While the leaders had eventually sent their children from the room, the discussion had quickly deteriorated into an “I don’t like to brag, but my grandchild was solving Einsteinian equations in the womb” and the like, session. Feldmeijer shook his head at the painful memory. To see the leaders of the world reduced to gushing, rambling idiots as they tried to prove how above average their progeny were. It was pitiful. He wouldn’t be caught dead acting in such a sorry manner.
“A First Strike?” suggested Iyengar, drawing his attention back to the real problem.
“If only,” Feldmeijer snarled. “But you know Justice is just looking for an excuse to nail someone for violating the new Constitutional amendment.” He sing-songed the words. “’Neither Earth nor her territories will open hostilities toward an alien government.’ So a pacifistic race was wiped out. They could have been plotting something. No, we have to come up with something that will send the Veranians flying back into their black hole without it looking like an attack.”
“Like what?” Iyengar asked.
Feldmeijer slammed his hand down on the desk, breaking both for the tenth time that year. “Will you stop asking questions and let me think! You’re as bad as those blasted four-year-olds,” he muttered.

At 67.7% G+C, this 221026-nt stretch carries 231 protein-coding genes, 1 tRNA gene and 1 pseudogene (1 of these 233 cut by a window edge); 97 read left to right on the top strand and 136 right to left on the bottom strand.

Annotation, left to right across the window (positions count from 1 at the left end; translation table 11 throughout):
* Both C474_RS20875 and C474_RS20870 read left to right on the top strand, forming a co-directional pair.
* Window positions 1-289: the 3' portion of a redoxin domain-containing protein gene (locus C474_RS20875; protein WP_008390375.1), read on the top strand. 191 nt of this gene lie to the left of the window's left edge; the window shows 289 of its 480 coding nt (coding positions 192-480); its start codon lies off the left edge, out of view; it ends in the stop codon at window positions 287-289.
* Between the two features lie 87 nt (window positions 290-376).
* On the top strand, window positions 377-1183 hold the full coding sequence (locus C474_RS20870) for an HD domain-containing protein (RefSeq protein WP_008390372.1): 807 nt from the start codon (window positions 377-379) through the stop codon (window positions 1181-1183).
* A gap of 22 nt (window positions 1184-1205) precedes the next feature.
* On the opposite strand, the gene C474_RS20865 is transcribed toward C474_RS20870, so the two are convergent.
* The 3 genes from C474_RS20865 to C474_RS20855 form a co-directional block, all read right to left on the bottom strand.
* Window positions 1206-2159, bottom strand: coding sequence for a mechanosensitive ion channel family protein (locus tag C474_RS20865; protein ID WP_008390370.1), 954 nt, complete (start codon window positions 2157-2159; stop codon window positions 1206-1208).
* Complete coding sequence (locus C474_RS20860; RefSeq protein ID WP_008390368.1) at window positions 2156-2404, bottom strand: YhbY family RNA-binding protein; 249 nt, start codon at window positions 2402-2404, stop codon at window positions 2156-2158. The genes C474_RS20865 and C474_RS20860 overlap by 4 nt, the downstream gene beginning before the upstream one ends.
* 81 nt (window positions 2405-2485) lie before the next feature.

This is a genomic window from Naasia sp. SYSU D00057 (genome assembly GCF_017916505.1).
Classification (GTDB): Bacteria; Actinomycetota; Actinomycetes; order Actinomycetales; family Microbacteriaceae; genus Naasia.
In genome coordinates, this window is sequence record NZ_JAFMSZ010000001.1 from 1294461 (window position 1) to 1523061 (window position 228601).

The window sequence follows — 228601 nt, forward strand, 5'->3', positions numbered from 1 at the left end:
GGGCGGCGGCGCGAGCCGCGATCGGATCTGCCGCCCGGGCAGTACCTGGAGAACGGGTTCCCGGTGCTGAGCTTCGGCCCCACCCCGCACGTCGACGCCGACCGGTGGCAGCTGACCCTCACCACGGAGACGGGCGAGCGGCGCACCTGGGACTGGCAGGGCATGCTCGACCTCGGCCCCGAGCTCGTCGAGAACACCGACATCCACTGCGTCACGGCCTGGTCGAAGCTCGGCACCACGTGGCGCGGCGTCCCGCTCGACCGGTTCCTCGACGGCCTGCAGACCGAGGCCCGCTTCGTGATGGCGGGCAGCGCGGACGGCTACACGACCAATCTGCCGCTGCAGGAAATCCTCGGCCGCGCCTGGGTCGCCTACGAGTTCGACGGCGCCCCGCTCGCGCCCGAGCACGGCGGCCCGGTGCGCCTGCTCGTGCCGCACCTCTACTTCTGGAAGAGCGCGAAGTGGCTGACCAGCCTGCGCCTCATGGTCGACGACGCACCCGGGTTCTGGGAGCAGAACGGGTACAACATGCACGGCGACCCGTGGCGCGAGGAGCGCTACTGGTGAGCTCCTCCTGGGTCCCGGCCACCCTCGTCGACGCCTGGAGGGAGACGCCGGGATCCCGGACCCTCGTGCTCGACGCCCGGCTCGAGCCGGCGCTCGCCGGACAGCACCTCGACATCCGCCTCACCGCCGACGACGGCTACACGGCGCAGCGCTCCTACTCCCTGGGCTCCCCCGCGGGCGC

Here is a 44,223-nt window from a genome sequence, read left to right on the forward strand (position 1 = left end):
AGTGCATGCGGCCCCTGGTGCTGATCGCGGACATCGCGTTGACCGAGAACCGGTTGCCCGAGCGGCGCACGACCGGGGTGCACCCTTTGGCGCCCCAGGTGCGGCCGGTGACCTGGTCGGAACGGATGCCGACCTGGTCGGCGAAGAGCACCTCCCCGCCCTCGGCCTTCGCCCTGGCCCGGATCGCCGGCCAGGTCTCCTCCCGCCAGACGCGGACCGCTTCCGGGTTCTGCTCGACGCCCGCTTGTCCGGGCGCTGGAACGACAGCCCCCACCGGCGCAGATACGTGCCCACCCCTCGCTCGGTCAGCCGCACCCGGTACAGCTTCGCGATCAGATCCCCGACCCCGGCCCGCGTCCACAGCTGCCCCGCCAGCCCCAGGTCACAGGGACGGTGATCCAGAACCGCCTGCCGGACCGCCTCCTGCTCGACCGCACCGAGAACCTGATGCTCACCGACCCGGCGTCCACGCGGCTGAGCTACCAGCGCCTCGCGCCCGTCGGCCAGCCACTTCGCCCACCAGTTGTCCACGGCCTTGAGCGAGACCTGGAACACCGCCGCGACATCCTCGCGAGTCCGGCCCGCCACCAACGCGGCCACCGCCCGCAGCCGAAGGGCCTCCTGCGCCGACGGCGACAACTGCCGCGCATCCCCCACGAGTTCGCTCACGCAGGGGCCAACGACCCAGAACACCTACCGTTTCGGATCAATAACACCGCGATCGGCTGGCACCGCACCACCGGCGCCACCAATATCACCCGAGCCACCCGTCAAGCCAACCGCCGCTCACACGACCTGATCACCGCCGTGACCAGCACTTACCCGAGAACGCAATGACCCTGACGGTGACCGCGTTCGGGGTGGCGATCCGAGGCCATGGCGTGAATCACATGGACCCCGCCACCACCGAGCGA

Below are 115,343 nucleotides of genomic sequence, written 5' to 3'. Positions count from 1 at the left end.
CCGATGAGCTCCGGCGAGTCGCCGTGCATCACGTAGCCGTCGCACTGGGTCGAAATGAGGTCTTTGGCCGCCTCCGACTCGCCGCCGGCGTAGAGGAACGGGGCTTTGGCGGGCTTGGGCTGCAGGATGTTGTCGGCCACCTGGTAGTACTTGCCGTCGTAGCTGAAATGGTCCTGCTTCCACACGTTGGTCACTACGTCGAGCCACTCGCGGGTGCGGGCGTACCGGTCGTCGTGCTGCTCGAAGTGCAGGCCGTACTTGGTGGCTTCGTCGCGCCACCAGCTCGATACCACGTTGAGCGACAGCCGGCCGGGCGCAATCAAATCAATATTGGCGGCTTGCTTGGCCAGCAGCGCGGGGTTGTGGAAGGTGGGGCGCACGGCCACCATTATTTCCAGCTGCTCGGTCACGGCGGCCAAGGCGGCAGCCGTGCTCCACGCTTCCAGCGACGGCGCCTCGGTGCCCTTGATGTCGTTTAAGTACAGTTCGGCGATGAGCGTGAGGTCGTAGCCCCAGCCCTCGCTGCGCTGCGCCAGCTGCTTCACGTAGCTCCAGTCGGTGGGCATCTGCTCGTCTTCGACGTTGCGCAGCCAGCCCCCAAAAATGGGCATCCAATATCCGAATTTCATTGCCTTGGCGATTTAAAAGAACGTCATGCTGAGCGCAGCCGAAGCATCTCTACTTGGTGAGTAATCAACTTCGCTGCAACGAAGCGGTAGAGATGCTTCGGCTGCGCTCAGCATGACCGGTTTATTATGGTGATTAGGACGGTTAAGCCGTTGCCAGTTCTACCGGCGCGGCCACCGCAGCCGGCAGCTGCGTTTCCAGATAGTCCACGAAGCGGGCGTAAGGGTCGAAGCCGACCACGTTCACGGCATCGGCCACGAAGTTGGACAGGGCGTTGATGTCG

Iyengar shut her mouth, her lips forming a thin line that boded ill for her superior.
But Feldmeijer was not paying attention. A plan had sprung full-formed in his mind. “That’s it!” he shouted, planting a kiss on those thin lips. “Iyengar I could marry you!” he yelled, forgetting in his excitement that a kiss was as good as a promise to one of Iyengar’s background.
The thought, however, never crossed his mind. He was too busy instructing the computers to connect him with the world’s leaders. “Madame President?” he said smoothly. “I couldn’t help but notice that that wonderful little grandson of yours just loves to talk. Well, I was thinking – wouldn’t he make a wonderful representative to the Veranians? And perhaps he could take some of those charming little pre-pubescents I met earlier today with him.”
And so it was that the Veranian fleet returned through their black hole, pulling it in behind them, after receiving – and more importantly to them, returning – the Earth delegation.
As the beaming grandparents and parents of the world’s four-year-olds cuddled their little delegates, Feldmeijer looked on with a sour expression.
“You should be pleased,” Iyengar said, entwining her and her new fiancé’s fingers together. “The Veranians will never bother us again and all you had to do to achieve it was send a group of children as delegates. Five minutes of constant questions and they were ready to leave us alone. It was a most excellent plan.”
“But they sent them back,” Feldmeijer said. “They sent them all those little brats with their incessant questioning back.” He shuddered. “I never want to see a four-year-old again.”
Iyengar rubbed against him. “Don’t worry. I’m sure our own will be different.”